On November 30 the Christian church celebrates the feast of St. Andrew. In 1990 I was ordained to the priesthood on the 30th of November, the feast of St. Andrew. This is an important day for the people in Scotland as well because they celebrate their national day. The legendary story is that St. Andrew preached the gospel in Scotland and he is the patron saint of Scotland.
Who was St. Andrew? As most of you know he was a disciple of Jesus. He was one of the first disciples. Before he became a disciple of Jesus he was a disciple of John the Baptist who prepared the way for Jesus. In the first three gospels of Matthew, Mark and Luke – the synoptic gospels, that is to say, gospels with a combined view of the life of Jesus – we don’t get much information about Andrew apart from his name. But in St. John’s gospel, we get three clear accounts of him. This morning as we celebrate his feast I would like to draw your attention to these three accounts.
In the first account, we find how after Jesus called him he went and brought his brother Simon Peter to Jesus. Although he introduced his brother to Jesus, later he was always known as the brother of Peter. The better-known figure was Peter, not Andrew. It seems that he was happy with this secondary role because it is not recorded that he did not complain about this.
In the second account, we find Andrew in a crisis. The disciples had to feed a crowd of five thousand people but they did not have the means to do so. Then one disciple said even eight months’ wages would not be sufficient to buy food to give all those people just a bite. In this desperate situation, Andrew found a boy with two small fish and five loaves. Andrew knew very well it was ridiculous to try to feed five thousand people with that but he had an open mind. He just asked the question: Can we do something with this? In other words, he was a person who could try the so-called impossible.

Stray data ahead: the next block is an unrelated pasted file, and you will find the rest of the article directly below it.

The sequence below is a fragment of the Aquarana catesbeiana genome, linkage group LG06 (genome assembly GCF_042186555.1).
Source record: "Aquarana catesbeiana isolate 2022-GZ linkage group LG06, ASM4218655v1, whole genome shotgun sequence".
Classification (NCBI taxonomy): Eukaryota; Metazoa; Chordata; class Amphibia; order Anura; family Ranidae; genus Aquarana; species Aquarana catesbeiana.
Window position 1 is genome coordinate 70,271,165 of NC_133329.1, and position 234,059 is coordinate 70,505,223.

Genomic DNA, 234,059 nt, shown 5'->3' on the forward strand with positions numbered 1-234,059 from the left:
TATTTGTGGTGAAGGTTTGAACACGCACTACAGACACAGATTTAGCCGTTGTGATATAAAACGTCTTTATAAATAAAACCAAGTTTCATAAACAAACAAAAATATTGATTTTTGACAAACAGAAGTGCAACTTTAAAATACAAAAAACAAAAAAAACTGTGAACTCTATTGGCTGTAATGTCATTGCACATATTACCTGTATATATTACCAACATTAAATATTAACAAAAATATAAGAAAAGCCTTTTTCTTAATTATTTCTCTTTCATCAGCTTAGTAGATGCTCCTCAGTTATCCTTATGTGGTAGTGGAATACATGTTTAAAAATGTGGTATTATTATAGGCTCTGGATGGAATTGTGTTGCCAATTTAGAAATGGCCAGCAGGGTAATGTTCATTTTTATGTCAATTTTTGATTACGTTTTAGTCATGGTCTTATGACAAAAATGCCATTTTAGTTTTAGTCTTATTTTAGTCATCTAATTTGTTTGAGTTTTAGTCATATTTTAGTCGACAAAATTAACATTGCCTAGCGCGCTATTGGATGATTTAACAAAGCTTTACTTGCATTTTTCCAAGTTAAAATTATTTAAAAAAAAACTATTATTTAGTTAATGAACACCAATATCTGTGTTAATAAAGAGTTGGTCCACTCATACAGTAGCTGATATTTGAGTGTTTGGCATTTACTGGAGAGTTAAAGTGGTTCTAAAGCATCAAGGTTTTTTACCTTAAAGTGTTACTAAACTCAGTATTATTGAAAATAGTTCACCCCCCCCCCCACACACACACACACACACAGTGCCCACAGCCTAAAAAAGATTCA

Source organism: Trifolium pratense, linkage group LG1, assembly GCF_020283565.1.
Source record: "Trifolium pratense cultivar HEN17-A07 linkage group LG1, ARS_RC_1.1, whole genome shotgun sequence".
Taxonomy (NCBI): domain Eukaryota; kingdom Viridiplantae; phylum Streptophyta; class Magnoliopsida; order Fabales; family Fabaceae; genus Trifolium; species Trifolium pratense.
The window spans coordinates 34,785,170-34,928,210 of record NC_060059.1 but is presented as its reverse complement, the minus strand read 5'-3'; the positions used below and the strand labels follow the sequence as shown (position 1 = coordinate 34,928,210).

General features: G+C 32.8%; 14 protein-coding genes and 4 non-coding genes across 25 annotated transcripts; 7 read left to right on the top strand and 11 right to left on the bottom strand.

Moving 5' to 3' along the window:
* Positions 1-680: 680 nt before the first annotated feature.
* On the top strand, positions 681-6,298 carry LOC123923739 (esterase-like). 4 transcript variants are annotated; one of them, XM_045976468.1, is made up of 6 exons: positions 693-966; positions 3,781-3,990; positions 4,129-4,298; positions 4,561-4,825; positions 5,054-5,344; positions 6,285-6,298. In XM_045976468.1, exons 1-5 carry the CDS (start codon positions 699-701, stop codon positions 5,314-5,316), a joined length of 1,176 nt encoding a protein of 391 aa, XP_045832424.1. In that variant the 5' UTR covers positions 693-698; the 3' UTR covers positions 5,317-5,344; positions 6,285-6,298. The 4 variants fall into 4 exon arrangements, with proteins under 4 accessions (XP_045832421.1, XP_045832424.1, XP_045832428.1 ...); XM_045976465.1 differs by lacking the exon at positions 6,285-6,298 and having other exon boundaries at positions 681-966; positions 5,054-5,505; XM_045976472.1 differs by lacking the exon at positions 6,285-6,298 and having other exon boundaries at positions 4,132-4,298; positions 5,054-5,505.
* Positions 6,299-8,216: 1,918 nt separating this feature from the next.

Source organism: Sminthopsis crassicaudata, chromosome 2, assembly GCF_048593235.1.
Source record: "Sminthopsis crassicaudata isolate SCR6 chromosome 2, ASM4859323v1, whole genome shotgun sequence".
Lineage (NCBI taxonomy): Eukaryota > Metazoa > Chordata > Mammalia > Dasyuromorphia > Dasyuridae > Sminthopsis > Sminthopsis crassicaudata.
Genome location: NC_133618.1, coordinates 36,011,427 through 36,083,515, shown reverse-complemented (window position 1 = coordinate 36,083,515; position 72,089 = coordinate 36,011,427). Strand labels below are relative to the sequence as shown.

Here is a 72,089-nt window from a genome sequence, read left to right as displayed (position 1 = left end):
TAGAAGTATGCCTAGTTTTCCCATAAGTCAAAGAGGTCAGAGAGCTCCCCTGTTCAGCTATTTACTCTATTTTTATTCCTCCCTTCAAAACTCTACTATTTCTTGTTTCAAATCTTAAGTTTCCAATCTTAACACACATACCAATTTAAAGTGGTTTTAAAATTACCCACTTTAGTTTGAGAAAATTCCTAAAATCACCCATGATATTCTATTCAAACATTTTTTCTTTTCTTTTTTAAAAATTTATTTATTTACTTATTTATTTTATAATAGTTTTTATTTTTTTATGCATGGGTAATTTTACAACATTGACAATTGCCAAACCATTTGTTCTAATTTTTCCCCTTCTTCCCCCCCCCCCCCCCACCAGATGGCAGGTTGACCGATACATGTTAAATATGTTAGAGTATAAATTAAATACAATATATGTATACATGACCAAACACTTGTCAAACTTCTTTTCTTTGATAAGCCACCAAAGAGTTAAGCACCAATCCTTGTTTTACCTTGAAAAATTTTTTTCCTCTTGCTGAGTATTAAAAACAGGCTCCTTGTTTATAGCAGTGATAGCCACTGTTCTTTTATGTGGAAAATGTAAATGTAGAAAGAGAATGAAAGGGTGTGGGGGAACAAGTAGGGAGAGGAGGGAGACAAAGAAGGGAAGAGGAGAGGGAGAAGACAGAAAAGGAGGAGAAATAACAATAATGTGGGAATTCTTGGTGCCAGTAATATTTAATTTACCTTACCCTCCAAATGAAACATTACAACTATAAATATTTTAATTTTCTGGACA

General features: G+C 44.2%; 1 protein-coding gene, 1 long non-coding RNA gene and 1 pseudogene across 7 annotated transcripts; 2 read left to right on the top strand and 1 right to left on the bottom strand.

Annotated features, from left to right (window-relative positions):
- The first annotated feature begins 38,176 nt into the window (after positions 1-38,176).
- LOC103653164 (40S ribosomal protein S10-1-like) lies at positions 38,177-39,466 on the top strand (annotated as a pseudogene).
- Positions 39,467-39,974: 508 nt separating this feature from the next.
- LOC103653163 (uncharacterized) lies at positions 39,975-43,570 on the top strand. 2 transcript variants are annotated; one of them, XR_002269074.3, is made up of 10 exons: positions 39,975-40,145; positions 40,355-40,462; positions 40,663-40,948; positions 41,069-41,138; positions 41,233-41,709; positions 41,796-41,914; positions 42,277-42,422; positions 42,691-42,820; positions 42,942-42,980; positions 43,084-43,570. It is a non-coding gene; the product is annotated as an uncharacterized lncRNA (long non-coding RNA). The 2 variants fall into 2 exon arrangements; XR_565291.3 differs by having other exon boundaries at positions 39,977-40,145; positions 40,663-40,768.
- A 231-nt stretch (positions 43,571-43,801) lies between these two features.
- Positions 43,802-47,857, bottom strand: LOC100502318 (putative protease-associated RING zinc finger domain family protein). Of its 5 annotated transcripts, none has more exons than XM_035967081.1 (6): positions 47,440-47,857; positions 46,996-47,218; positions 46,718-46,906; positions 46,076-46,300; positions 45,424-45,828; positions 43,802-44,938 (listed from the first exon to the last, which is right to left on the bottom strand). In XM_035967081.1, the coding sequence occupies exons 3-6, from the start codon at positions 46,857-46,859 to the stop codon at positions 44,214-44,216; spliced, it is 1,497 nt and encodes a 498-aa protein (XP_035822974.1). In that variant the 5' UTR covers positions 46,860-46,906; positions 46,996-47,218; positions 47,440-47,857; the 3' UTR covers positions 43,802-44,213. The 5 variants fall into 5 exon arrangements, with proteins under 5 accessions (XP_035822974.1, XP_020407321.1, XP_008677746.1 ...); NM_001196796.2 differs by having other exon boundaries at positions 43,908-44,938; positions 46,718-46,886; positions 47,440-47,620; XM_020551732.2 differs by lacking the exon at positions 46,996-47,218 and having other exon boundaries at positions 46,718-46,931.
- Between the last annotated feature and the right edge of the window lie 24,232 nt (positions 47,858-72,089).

On the third occasion, we meet Andrew when some Greeks wanted to see Jesus. He was happy to introduce these so-called Gentiles to Jesus. Here we should remember that all Jesus’ disciples including Jesus himself were Jews and Jews were very conscious of their ethnicity and considered themselves as the chosen people of God.
In all these occasions we see how Andrew introduced various people to Jesus. Not with great sermons or miracles but with a personal touch. It seems that he believed in person-to-person evangelism. Here I am reminded of a saying of one of the greatest theologians of my country – D. T. Niles of Sri Lanka. He said evangelism is like one beggar telling another beggar where to find food. Andrew was a person like that. He did not proclaim the gospel from a high pedestal. In the ordinary situations of day-to-day life, he brought people to Jesus.
In a society where relationships are deteriorating, where people have no faith in small things and are not happy with others or so-called gentiles, Andrew is an effective model for our spirituality.
Therefore as we keep the feast of St. Andrew let us ask these questions. How are my relationships with others? Do I have faith in small things? How do I relate to people who are not in my group?